If you’ve clicked into this article, chances are you’re the person who always gets bitten by mosquitoes while everyone else enjoys their al fresco dinner in sleeveless tops without a care in the world.
Why is that mosquitoes prefer some people to others? And why is it you?
The first thing to know is that it’s not all in your head – mozzies genuinely have a taste for some people rather than others, and there are various factors at play. Some things we can control but, sadly, the vast majority of the reasons mosquitoes are attracted to you is because of your genetic makeup.
You’ve probably heard it a million times: your blood must taste sweeter! Well, it’s something like that. Dr Jonathan Day, a medical entomologist and mosquito expert at the University of Florida, says, “Some people produce more of certain chemicals in their skin and a few of those chemicals, like lactic acid, attract mosquitoes.”
And just as we prefer different grape varieties, mosquitoes are fussy about which blood they like to drink – there is some evidence that O blood type is preferable to mozzies than A or B, reports Time.
It’s believed the most important genetic factor that attract the little blighters is your metabolic rate, or the amount of carbon dioxide (CO2) your body releases as it burns energy. Mozzies seek out carbon dioxide, knowing that it comes out of tasty food sources, AKA you.
Being overweight or obese, drinking alcohol or doing exercise all raise your metabolic rate, making you more attractive to mozzies.They are also believed to be attracted to other chemicals that can reside on the skin.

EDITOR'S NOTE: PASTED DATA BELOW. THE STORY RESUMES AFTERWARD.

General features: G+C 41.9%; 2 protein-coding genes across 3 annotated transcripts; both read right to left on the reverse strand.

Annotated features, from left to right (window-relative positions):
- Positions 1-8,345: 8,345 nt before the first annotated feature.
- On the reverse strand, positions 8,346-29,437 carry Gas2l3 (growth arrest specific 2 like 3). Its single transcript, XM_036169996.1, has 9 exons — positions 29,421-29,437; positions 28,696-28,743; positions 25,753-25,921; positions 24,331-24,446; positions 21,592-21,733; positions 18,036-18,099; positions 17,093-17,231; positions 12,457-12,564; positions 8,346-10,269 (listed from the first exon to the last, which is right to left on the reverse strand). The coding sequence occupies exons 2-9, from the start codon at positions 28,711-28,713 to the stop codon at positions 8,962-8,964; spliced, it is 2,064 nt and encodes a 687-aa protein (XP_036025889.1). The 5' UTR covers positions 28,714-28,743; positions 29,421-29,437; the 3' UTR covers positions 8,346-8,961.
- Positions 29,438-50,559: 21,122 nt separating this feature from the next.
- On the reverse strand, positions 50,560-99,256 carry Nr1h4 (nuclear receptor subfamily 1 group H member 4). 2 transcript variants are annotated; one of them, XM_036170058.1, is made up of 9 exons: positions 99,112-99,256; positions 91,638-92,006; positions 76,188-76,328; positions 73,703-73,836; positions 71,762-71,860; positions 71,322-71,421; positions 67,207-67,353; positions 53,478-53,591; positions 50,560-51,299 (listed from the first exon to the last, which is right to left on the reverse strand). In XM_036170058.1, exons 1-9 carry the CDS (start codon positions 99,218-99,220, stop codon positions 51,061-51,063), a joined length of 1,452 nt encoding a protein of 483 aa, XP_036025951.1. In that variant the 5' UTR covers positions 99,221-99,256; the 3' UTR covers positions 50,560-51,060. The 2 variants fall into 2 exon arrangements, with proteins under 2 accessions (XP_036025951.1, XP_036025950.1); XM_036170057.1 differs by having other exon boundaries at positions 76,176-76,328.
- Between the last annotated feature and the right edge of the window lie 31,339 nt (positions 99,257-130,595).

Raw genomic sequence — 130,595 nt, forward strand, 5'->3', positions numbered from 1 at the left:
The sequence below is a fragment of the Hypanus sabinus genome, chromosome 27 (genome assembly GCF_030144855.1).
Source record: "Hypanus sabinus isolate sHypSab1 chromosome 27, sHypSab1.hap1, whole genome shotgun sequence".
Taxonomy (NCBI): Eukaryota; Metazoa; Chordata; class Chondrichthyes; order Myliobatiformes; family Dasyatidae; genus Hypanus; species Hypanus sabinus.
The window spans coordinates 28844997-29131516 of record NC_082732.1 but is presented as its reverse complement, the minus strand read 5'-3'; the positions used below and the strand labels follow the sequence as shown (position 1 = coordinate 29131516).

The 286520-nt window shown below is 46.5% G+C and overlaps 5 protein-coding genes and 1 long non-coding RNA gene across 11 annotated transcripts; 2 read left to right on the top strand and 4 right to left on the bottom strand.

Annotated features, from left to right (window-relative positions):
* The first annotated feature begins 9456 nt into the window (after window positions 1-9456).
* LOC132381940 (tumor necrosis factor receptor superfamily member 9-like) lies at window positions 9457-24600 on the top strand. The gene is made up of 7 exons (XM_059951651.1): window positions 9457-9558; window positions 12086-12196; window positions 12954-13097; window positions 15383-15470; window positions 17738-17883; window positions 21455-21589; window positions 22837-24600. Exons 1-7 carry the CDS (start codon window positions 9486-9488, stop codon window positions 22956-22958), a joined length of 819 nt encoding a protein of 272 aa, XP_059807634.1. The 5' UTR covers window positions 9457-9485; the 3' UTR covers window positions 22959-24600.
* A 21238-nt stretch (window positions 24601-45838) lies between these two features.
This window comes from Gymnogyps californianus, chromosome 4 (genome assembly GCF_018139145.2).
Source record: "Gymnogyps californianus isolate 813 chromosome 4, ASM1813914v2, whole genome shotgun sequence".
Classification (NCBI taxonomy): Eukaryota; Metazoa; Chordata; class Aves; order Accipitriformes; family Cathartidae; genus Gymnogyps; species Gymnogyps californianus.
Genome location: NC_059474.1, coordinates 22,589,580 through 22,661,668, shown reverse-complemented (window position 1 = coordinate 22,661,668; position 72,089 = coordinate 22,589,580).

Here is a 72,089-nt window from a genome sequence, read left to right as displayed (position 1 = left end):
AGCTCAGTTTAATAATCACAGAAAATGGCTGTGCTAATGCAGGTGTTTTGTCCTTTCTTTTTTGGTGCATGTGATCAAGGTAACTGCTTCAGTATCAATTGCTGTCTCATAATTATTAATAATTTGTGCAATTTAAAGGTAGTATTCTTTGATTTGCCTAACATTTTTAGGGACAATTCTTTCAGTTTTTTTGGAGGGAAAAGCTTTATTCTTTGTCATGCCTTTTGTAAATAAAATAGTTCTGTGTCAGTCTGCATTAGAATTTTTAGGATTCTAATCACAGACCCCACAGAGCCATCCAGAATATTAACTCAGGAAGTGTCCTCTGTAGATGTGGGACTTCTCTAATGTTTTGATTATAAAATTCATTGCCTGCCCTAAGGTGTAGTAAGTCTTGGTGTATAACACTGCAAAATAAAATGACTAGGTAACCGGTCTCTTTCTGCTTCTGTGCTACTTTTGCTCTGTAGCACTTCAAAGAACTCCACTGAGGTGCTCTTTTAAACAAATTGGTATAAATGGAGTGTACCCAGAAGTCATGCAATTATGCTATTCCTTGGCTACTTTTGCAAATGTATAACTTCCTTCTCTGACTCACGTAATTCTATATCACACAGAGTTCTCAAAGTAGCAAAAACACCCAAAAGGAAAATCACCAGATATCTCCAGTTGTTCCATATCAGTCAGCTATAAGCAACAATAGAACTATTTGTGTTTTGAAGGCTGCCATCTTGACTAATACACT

“People with high concentrations of steroids or cholesterol on their skin surface attract mosquitoes,” Jerry Butler from the University of Florida tells WebMD. But that doesn’t mean mosquitoes prey on people with higher overall levels of cholesterol – these people simply may be more efficient at processing cholesterol, with the byproducts remaining on the skin’s surface.
Another factor that draws in the blood-suckers is movement. Ask yourself: are you the one most likely to gesticulate wildly during a story? Mozzie’s can’t see too well, so they use movement to separate you from, say, the wall behind you.
If you’re an arm-waver, there’s not much you can do to change, so make sure you wear light coloured clothing that covers as much skin as possible. Why light-coloured? Mosquitoes fly low and compare your silhouette to the horizon. Dark colours stand out, whereas light colours tend to blend in.
A fan can also work wonders. “Mosquitoes can’t fly in a breeze faster than 1 mile per hour,” says Dr Day.
And, of course, a good quality mozzie spray will help. Just remember to spray it onto your hands or close to the skin so you’re not inhaling the chemicals, or try making our natural mozzie repellant here.